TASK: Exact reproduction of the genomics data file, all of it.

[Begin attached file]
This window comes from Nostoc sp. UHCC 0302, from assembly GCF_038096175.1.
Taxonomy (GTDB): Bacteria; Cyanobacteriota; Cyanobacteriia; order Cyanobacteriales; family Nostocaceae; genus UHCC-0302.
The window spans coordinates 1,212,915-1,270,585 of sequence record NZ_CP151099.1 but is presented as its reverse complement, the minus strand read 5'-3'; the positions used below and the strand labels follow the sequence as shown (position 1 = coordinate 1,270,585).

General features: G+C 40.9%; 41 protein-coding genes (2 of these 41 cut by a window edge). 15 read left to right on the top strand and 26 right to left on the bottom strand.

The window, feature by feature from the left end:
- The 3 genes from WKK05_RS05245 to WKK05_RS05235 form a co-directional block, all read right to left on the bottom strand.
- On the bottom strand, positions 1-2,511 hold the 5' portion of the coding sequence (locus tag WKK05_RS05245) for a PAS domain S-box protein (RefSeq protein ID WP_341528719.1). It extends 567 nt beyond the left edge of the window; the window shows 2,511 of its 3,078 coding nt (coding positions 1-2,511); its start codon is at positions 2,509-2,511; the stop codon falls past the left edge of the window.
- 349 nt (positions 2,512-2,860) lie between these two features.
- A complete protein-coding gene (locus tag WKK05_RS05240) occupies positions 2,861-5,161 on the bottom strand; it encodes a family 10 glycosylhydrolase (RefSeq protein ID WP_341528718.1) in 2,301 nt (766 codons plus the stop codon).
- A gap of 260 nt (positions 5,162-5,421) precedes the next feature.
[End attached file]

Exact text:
This window comes from Nostoc sp. UHCC 0302, from assembly GCF_038096175.1.
Taxonomy (GTDB): Bacteria; Cyanobacteriota; Cyanobacteriia; order Cyanobacteriales; family Nostocaceae; genus UHCC-0302.
The window spans coordinates 1,212,915-1,270,585 of sequence record NZ_CP151099.1 but is presented as its reverse complement, the minus strand read 5'-3'; the positions used below and the strand labels follow the sequence as shown (position 1 = coordinate 1,270,585).

General features: G+C 40.9%; 41 protein-coding genes (2 of these 41 cut by a window edge). 15 read left to right on the top strand and 26 right to left on the bottom strand.

The window, feature by feature from the left end:
- The 3 genes from WKK05_RS05245 to WKK05_RS05235 form a co-directional block, all read right to left on the bottom strand.
- On the bottom strand, positions 1-2,511 hold the 5' portion of the coding sequence (locus tag WKK05_RS05245) for a PAS domain S-box protein (RefSeq protein ID WP_341528719.1). It extends 567 nt beyond the left edge of the window; the window shows 2,511 of its 3,078 coding nt (coding positions 1-2,511); its start codon is at positions 2,509-2,511; the stop codon falls past the left edge of the window.
- 349 nt (positions 2,512-2,860) lie between these two features.
- A complete protein-coding gene (locus tag WKK05_RS05240) occupies positions 2,861-5,161 on the bottom strand; it encodes a family 10 glycosylhydrolase (RefSeq protein ID WP_341528718.1) in 2,301 nt (766 codons plus the stop codon).
- A gap of 260 nt (positions 5,162-5,421) precedes the next feature.